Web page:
In the U.S. alone, the arts contribute more than $760 billion to the economy. With such an outsized impact, you’d think there would be plenty of room for everyone in the “art world sandbox,” so to speak. Unfortunately, the space has long been, and still remains, highly siloed. Women especially have had a hard time breaking into the art world, too often playing the role of muse rather than being celebrated as artists in their own right.
As recently as 2018, 87 percent of all artists in U.S. museum collections were white men. And this isn’t because women aren’t putting in the work. They are creating as much art as men, but are only getting one-third as many opportunities to display their art in museums. According to consolidated research, 51 percent of visual artists working today are women, but only 27 percent of solo exhibitions have gone to women artists over the last six years.
This inequity extends behind-the-scenes, too. Research shows that women art workers earn an average of $20,000 less per year than men. And while women make up the majority of professional art museum staff, they remain underrepresented in leadership positions, according to a 2018 Art Museum Staff Demographic Survey.
More than a few scholars and curators have attempted to correct the imbalance by recognizing works by women who have been underappreciated or under-recognized. Artists themselves have also advocated on their own behalf.
A.I.R. Gallery (Artists in Residence) was founded in 1972 as the first all-female artists cooperative gallery in the U.S. Driven by the mission to challenge stereotypes about female artists and highlight their talent and diversity, A.I.R. spearheaded the showing of art by women at commercial galleries in New York City at a time when they were almost all exclusively male. In the 1980s, the Guerilla Girls came on the scene as a group of fed-up feminist artists who called out specific leaders and institutions in the art world who had not done their part for equality. It’s no surprise that they are still active today.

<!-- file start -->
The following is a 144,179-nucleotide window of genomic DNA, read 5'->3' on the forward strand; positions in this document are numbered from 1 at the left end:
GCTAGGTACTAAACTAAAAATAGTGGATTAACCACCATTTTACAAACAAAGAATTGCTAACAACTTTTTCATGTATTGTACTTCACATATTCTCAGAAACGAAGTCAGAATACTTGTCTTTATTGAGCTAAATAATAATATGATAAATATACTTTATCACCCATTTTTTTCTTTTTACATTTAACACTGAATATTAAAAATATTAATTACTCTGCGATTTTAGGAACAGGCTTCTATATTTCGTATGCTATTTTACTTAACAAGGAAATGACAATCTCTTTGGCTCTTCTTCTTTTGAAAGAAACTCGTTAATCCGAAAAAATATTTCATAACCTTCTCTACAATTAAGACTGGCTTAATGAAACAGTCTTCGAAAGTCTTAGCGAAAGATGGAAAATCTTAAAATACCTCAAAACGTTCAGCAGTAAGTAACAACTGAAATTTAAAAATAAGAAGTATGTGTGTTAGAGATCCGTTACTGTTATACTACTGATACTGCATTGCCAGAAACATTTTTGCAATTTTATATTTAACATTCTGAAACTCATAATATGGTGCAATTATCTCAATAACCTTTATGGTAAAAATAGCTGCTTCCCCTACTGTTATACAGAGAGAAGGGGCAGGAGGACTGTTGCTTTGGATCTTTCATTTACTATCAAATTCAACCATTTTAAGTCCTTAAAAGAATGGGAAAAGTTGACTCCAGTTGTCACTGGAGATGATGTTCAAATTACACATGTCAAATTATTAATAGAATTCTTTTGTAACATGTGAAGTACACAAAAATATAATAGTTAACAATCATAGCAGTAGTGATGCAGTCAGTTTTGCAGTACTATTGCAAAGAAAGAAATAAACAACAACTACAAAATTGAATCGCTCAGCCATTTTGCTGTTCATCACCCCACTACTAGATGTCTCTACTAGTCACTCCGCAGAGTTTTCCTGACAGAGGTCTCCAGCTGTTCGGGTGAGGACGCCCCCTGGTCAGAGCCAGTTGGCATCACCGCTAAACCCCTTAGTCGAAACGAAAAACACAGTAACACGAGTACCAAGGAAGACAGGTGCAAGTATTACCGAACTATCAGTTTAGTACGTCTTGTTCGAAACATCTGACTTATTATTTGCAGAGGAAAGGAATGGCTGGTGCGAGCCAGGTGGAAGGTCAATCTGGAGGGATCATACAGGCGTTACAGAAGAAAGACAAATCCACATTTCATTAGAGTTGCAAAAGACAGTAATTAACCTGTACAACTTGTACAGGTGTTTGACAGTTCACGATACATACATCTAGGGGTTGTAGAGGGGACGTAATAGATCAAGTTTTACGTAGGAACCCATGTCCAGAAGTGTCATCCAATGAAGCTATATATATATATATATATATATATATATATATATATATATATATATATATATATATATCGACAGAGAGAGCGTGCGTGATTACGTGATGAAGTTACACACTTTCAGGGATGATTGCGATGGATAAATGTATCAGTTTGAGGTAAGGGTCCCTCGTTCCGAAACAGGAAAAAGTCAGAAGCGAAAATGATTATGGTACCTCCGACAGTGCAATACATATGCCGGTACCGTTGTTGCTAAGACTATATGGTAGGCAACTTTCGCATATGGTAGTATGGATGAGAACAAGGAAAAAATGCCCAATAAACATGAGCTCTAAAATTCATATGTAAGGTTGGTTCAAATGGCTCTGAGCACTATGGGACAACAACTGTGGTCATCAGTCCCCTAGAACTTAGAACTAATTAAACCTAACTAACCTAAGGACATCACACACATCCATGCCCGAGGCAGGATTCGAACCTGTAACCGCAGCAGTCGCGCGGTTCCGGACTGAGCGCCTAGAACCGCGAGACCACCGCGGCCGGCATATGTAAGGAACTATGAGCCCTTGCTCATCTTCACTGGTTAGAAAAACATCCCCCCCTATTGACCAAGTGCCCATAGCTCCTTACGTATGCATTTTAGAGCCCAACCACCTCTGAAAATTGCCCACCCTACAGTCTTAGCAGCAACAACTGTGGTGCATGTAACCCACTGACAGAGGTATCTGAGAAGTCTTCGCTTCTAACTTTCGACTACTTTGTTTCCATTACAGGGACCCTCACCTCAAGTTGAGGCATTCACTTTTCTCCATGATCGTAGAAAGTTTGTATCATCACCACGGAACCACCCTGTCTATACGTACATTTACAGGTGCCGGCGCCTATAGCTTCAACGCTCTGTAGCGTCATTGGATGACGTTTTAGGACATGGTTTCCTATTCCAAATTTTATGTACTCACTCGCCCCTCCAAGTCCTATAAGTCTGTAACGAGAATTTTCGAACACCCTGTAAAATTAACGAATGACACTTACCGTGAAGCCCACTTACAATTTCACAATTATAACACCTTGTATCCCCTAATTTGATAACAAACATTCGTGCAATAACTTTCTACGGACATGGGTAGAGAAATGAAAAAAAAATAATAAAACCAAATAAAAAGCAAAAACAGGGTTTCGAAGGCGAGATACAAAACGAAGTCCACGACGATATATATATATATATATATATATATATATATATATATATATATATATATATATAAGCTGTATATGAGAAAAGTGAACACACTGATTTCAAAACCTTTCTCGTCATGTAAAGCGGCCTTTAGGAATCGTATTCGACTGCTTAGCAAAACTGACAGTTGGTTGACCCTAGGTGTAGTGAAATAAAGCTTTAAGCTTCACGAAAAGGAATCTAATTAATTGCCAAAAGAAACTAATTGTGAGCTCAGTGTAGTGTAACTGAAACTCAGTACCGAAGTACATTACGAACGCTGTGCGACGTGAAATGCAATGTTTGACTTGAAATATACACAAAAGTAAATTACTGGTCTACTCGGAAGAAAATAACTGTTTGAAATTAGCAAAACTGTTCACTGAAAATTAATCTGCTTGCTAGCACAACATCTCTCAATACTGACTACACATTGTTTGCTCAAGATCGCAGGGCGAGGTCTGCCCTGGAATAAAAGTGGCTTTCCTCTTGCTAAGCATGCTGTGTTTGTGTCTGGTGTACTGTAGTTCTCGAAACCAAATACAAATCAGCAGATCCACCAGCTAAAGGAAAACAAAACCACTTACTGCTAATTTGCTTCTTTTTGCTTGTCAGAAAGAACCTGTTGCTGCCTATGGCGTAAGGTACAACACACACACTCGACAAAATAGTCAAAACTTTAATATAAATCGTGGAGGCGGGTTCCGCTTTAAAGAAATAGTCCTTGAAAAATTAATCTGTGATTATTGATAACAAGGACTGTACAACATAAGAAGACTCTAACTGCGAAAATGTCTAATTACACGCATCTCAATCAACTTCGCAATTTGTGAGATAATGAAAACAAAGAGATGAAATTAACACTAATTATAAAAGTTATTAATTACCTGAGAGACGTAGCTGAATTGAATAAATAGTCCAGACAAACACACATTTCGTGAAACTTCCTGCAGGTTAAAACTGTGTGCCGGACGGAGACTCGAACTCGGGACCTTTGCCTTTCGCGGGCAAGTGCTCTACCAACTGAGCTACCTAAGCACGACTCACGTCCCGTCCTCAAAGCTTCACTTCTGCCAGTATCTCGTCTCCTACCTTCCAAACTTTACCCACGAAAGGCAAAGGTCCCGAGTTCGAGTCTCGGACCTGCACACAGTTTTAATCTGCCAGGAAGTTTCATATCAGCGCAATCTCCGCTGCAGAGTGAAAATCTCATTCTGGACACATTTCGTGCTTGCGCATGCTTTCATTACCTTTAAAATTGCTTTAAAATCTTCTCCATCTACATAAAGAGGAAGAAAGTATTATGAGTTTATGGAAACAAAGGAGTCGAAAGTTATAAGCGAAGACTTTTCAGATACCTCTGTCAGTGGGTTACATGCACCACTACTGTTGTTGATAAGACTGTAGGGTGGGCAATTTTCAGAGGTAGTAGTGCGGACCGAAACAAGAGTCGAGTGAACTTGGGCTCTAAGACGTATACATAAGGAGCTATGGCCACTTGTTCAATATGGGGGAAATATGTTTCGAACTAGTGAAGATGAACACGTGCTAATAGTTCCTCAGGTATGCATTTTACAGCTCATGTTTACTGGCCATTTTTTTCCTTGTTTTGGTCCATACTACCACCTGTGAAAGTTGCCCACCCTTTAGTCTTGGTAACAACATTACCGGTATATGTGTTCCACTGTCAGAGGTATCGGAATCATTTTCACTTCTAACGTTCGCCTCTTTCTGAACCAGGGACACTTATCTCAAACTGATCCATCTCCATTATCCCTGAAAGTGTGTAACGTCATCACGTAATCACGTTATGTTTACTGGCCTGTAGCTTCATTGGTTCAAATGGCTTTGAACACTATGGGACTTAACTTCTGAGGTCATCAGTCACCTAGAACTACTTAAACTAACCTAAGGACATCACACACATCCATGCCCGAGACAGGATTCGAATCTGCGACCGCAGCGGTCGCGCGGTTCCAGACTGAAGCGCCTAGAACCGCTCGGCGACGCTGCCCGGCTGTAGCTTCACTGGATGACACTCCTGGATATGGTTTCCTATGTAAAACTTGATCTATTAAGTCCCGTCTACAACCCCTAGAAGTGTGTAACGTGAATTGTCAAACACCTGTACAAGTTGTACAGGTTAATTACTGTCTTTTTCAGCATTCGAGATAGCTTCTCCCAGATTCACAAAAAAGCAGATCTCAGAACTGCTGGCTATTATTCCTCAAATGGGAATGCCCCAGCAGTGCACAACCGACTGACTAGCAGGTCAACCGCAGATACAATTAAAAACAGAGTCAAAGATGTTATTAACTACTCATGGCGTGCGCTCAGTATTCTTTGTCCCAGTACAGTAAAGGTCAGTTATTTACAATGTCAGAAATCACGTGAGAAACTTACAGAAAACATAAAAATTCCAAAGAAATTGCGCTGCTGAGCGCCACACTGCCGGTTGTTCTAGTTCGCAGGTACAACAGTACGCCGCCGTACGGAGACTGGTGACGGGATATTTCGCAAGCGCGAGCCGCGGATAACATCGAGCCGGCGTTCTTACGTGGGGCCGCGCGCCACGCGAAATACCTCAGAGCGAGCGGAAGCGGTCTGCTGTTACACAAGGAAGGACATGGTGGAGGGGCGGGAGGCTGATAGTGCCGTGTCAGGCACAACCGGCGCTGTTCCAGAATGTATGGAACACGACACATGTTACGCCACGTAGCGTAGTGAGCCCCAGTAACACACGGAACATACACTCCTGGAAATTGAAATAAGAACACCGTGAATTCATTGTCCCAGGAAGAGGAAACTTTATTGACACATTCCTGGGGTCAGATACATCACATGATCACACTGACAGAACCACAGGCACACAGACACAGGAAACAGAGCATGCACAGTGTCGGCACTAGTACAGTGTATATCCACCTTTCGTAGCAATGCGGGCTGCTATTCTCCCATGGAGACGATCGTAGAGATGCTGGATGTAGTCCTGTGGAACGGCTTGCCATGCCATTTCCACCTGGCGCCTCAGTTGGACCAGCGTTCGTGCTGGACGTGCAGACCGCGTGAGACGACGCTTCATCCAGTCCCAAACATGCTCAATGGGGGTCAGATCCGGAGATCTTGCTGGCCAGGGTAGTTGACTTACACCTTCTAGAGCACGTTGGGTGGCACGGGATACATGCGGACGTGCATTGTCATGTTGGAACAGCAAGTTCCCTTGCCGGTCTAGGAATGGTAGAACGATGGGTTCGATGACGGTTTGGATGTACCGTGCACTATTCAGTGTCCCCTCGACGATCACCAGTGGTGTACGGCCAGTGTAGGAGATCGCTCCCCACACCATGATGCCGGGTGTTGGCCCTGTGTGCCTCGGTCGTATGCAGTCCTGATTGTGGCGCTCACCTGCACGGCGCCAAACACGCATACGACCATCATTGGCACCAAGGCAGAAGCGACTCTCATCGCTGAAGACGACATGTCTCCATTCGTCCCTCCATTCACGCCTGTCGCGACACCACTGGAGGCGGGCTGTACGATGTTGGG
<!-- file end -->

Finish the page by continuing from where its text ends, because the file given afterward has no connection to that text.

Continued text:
Women can and do create exceptional works of art, and when galleries and museums overlook their contributions, they have been forced to make some noise or find alternative audiences. This is where digital galleries play an integral role in ensuring female artists are on an equal footing with their male counterparts.
Just like many other industries in the 21st century, the art world is undergoing an equality-minded transformation, especially after movements like #MeToo, which has helped drive change more quickly in film and other creative industries. Now more than ever, we’re seeing those in positions of leadership striving to make the world a more welcoming, inclusive place for those who have generally been excluded, and the art world is no different.
Changes are happening, but such systemic shifts take time and commitment.
As I have seen from my work at Saatchi Art, the popular argument from men who run brick-and-mortar galleries that women artists “just don’t sell” crumbles under the light of examination. Women sell art just fine—their challenges arise not from their talents or the tastes of their audience but from the extra hurdles they must overcome. On an equal playing field, women artists can compete with men at all levels.
Curators should want to represent more women in their galleries. The latest research from Sotheby’s shows that prices on works created by women are rising much more quickly than prices on works created by men. Despite this, works by women still make up a paltry 2 percent of the total value of art sold in traditional auctions. The impetus is there; the action must follow.
According to a report from the UN Secretary-General, “The economic and human development costs of large, and persistent economic gender gaps are enormous.” The report also shows that higher levels of gender equality lead to increased levels of economic growth. When women achieve equal standing in the art world, imagine how rapidly that $760 billion market value would climb? Female artists are eager to take their place on gallery walls, and there is no doubt the art world would benefit from their increased talent and leadership.
As more democratic platforms, online art galleries are actually remedying issues that have sat quietly in the shadows for decades. It’s imperative that anyone currently in an art and culture leadership position do their part in helping to remedy the gap in opportunities for underrepresented artists. Rather than wait passively for the imbalance to correct itself, all of us in the art world should actively and passionately pursue equal representation for women and all other groups that have been historically left behind.